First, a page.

Angola, which has one of the largest economies in sub-Saharan Africa, has recently modernized its legislation and is opening up to international arbitration as part of a wider legal reform.
Arbitration in Angola is governed by the Law No. 16/03 of 25 July 2003 also known as the “Voluntary Arbitration Law” or the “VAL”. The VAL is largely based on the Portuguese Arbitration Law 1986 and regulates both international and domestic arbitration, with most of the provisions being the same for both. While many solutions are similar to and incorporated from the UNCITRAL Model Law, some departures are also significant.
Article 1 of the VAL provides that any dispute related to the rights which may be exercised at the discretion of the parties may be submitted to arbitration, unless it is reserved by law that these can only be exercised in court or some other type of proceedings. Accordingly, virtually all commercial disputes are considered to be arbitrable. An interesting limitation, however, is that in certain instances, the lex arbitri has to be Angolan law and Portuguese has to be the language of the proceedings.
Article 3 of the VAL provides that the arbitral agreement has to be in writing, which includes the exchange of any form of written correspondence directly referring to arbitration or some other document that contains arbitration agreement. This is in line with Article II of the New York Convention on Recognition and Enforcement of Foreign Arbitral Awards, despite the fact that the VAL was enacted before Angola became a member State.
The parties have wide discretion to agree on any procedural rules to govern their arbitration, either directly or by reference to an institution. Absent such an agreement, pursuant to Article 16 of the VAL, the arbitral tribunal has the power to determine the applicable rules of arbitration. The parties are also generally free to agree on any seat of arbitration. Should they fail to agree before the acceptance of the first arbitrator, pursuant to Article 17 of the VAL the seat of arbitration has to be determined by the arbitrators.
The most worrying provision of the VAL for foreign practitioners involved in cases in Angola likely concerns Article 19 and representation of the parties. Article 19 of the VAL provides that the parties may be assisted or represented by lawyers, inspired by the wording from the old Portuguese law. However, it has been interpreted as meaning that if the parties decide to appoint a lawyer, it has to be a lawyer allowed to practice in Angola. As membership in the Angolan Bar is limited to Angolan lawyers, the practical consequences of this provision for international practitioners are significant. While the consequences of this interpretation are still unclear and a subject of a debate, for practitioners involved in cases in Angola it is recommended to cooperate with local Angolan lawyers.
The VAL also contains a number of detailed provisions on the award, its preparation, form and content, as provided in Articles 24 to 33. Unless the parties agree otherwise, the arbitration award has to be rendered within 6 months as of the acceptance of the last arbitrator, as stated in Article 25. It is interesting to note that any extension of time has to be mutually agreed by the parties and cannot be unilaterally decided upon by the arbitrators. Pursuant to Article 27 of the VAL, the arbitration award has to be in writing and contain the following: the names of the parties, reference to the arbitration agreement, the subject matter of the arbitration, the seat of arbitration, the location and date on which the award was rendered, the decision and justification of the decision, the arbitrator’s decision and finally an indication of the expenses associated with the arbitral proceedings.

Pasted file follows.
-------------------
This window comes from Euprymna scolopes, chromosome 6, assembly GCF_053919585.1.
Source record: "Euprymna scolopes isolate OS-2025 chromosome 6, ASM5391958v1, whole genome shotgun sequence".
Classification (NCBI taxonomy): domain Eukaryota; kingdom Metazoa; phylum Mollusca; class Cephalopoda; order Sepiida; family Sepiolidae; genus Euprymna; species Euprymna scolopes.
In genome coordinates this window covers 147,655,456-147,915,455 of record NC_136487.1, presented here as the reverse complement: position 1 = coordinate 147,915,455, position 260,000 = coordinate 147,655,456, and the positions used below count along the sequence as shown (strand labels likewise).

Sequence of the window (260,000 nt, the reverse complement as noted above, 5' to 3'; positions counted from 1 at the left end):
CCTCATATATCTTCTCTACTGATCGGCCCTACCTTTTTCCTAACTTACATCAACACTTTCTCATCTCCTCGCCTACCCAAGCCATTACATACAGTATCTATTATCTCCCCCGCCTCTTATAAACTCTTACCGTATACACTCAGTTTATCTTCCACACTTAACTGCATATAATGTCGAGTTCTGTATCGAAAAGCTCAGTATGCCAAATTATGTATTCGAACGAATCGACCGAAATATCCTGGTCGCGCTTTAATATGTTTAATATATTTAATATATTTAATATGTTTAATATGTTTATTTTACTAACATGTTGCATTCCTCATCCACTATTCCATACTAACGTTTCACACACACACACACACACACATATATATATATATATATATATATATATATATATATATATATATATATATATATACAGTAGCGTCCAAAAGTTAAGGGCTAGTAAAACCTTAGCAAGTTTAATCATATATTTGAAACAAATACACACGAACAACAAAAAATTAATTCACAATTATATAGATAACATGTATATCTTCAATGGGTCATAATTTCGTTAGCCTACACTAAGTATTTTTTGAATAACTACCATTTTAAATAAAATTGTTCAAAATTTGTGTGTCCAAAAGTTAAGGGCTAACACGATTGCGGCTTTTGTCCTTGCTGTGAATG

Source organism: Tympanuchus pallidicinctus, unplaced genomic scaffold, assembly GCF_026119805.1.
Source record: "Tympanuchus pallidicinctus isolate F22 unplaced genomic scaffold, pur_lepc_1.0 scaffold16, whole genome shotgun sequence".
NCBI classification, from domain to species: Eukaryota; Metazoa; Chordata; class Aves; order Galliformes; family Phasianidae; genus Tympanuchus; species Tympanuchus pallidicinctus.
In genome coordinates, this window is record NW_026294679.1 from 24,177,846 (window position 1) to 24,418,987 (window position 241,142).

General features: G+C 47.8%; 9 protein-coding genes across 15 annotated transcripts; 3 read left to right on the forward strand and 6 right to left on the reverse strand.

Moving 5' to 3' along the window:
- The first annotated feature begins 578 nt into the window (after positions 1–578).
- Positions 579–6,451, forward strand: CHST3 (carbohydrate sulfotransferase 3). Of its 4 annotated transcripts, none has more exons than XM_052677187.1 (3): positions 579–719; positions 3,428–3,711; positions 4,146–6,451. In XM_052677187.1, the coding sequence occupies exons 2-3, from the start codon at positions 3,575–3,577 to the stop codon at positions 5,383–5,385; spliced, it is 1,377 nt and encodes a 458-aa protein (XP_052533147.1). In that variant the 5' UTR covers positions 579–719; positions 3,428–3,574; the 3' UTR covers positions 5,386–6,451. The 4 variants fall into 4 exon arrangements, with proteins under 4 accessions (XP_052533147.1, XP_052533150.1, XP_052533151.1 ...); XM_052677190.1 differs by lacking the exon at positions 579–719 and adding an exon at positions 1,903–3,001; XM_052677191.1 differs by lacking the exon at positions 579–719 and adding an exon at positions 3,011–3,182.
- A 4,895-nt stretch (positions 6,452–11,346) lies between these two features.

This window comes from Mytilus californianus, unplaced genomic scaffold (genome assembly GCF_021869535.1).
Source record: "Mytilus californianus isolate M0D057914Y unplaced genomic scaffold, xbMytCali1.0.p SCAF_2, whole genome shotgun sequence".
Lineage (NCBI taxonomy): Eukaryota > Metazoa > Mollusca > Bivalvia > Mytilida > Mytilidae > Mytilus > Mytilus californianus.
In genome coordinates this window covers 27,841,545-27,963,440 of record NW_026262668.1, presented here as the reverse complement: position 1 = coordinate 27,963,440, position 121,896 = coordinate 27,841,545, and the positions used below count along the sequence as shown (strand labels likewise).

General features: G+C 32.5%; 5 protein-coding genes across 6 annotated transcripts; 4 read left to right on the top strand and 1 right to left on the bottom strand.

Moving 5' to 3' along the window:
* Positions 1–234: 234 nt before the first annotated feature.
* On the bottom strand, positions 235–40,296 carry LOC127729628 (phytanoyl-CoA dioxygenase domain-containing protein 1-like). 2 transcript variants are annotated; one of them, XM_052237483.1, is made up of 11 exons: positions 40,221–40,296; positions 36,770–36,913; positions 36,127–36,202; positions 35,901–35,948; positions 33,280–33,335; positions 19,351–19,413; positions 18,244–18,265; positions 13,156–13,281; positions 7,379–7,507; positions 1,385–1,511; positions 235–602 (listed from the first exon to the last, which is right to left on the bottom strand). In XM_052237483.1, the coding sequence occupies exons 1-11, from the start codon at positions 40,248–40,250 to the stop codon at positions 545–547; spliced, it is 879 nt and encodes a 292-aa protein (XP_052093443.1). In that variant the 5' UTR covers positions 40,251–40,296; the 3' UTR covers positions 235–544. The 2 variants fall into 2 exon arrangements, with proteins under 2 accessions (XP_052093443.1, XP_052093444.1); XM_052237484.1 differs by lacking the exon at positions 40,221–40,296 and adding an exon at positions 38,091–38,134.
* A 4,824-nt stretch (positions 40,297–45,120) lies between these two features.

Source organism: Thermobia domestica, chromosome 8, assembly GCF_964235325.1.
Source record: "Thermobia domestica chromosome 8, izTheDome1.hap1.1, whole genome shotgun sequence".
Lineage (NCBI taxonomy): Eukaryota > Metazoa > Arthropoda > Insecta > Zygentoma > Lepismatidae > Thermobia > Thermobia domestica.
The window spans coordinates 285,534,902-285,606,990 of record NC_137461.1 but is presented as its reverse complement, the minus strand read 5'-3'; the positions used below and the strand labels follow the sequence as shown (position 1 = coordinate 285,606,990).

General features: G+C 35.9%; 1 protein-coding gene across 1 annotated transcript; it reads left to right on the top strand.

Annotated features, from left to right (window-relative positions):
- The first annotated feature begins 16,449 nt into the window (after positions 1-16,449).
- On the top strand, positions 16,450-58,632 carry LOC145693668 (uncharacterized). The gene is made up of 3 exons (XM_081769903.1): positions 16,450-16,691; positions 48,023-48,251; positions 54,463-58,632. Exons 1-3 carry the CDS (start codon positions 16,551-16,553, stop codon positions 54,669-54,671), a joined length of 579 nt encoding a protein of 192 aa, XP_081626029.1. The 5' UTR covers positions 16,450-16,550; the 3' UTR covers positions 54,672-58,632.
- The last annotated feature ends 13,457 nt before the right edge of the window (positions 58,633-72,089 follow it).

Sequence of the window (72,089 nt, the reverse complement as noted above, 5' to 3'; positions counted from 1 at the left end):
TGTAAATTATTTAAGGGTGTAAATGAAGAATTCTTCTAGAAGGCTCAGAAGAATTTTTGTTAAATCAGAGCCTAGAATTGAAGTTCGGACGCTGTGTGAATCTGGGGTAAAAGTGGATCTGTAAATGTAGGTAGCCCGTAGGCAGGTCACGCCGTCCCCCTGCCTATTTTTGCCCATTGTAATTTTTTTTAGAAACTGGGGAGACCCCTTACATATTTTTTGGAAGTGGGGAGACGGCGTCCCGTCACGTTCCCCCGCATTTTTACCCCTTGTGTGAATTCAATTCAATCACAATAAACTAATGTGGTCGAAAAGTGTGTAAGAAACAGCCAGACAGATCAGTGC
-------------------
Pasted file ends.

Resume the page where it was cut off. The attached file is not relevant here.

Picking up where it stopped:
Another interesting feature of Angolan Arbitration Law is the two different possibilities to challenge an award. First, as unsuccessful party may apply for the annulment of an award based on one of the following grounds:
- When the dispute cannot be settled though arbitration;
- When the tribunal has no jurisdiction to hear the case;
- When the arbitration agreement has expired and lost its validity;
- When the tribunal has been irregularly constituted;
- When the award does not provide for justification and reasoning;
- When the award violates the principle of equality of the parties which had an impact on the outcome of the case;
- When the tribunal has exceeded its powers;
- When the tribunal, in cases in which it decides based on the principles of equity and custom, did not comply with Angolan public policy;
Second, Article 36 provides for a possibility to appeal an award directly to the Supreme Court. An appeal may also be waived by the mutual agreement of the parties meanwhile annulment may not.
Concerning the recognition and enforcement of arbitral awards, on 6 March 2017 Angola deposited its instrument of accession to the New York Convention on The Recognition and Enforcement of the Foreign Arbitral Awards with the UN Secretary General. The provisions of the New York Convention came into force on 4 June 2017, as pursuant to Article XII of the New York Convention the provisions come into force 90 days after the deposit of the instrument of accession.
Accession to the New York Convention is certainly an important and positive development for Angola. However, additional reforms are necessary to harmonize certain VAL provisions and the Angolan Civil Procedure Code with the newly accepted conventional obligations.